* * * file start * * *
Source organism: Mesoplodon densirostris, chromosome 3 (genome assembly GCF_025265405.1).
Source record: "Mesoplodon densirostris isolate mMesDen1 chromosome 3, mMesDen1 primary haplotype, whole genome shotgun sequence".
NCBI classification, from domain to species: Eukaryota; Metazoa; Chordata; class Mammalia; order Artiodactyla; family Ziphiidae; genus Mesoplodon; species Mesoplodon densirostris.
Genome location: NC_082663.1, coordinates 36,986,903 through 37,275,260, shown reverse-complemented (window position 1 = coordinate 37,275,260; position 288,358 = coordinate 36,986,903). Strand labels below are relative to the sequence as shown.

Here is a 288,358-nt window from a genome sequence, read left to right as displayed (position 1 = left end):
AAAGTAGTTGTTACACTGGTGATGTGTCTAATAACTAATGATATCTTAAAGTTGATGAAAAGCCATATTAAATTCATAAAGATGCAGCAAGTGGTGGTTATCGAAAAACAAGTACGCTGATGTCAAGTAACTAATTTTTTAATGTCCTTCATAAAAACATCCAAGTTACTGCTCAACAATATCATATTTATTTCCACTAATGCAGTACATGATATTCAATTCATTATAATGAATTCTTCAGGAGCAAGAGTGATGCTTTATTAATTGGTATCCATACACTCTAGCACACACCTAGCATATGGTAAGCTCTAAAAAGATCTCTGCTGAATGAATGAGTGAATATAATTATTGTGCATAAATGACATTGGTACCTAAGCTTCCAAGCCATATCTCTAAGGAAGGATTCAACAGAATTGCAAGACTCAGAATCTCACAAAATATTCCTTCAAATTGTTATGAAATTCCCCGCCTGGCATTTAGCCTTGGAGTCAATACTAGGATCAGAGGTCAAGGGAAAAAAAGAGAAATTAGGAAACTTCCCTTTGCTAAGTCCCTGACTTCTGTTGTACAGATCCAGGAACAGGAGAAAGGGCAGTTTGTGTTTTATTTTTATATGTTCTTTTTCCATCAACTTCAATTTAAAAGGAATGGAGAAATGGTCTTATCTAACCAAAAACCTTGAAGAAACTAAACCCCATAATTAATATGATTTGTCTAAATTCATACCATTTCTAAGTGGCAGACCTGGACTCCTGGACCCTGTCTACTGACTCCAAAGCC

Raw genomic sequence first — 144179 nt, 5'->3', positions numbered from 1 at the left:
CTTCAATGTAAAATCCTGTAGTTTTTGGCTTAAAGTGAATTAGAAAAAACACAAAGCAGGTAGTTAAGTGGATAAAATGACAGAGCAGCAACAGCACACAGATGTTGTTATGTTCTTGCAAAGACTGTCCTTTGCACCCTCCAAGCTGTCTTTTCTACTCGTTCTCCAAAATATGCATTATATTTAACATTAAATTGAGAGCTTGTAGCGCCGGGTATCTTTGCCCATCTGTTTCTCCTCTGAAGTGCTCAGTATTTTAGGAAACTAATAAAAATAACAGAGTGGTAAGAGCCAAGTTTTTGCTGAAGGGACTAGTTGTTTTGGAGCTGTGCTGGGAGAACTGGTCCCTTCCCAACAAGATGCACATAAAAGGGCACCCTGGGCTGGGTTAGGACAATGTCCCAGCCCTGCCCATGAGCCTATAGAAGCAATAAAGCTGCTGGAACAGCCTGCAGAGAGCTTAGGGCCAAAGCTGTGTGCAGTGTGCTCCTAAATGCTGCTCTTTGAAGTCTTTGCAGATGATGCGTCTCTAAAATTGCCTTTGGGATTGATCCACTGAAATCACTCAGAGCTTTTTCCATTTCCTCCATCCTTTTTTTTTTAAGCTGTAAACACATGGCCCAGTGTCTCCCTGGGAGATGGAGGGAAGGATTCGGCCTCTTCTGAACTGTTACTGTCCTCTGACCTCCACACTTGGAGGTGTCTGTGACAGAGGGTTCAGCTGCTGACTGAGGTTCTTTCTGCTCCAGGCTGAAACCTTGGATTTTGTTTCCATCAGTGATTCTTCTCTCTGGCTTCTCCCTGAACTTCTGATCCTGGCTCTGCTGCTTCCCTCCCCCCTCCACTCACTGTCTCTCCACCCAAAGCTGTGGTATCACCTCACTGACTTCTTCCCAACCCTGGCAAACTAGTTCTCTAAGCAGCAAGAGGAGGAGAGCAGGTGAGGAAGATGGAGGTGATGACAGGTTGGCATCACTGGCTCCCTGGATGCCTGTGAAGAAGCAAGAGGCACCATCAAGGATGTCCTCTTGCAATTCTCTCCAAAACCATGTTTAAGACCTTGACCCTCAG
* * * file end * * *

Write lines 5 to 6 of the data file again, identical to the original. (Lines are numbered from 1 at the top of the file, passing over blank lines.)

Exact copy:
Here is a 288,358-nt window from a genome sequence, read left to right as displayed (position 1 = left end):
AAAGTAGTTGTTACACTGGTGATGTGTCTAATAACTAATGATATCTTAAAGTTGATGAAAAGCCATATTAAATTCATAAAGATGCAGCAAGTGGTGGTTATCGAAAAACAAGTACGCTGATGTCAAGTAACTAATTTTTTAATGTCCTTCATAAAAACATCCAAGTTACTGCTCAACAATATCATATTTATTTCCACTAATGCAGTACATGATATTCAATTCATTATAATGAATTCTTCAGGAGCAAGAGTGATGCTTTATTAATTGGTATCCATACACTCTAGCACACACCTAGCATATGGTAAGCTCTAAAAAGATCTCTGCTGAATGAATGAGTGAATATAATTATTGTGCATAAATGACATTGGTACCTAAGCTTCCAAGCCATATCTCTAAGGAAGGATTCAACAGAATTGCAAGACTCAGAATCTCACAAAATATTCCTTCAAATTGTTATGAAATTCCCCGCCTGGCATTTAGCCTTGGAGTCAATACTAGGATCAGAGGTCAAGGGAAAAAAAGAGAAATTAGGAAACTTCCCTTTGCTAAGTCCCTGACTTCTGTTGTACAGATCCAGGAACAGGAGAAAGGGCAGTTTGTGTTTTATTTTTATATGTTCTTTTTCCATCAACTTCAATTTAAAAGGAATGGAGAAATGGTCTTATCTAACCAAAAACCTTGAAGAAACTAAACCCCATAATTAATATGATTTGTCTAAATTCATACCATTTCTAAGTGGCAGACCTGGACTCCTGGACCCTGTCTACTGACTCCAAAGCC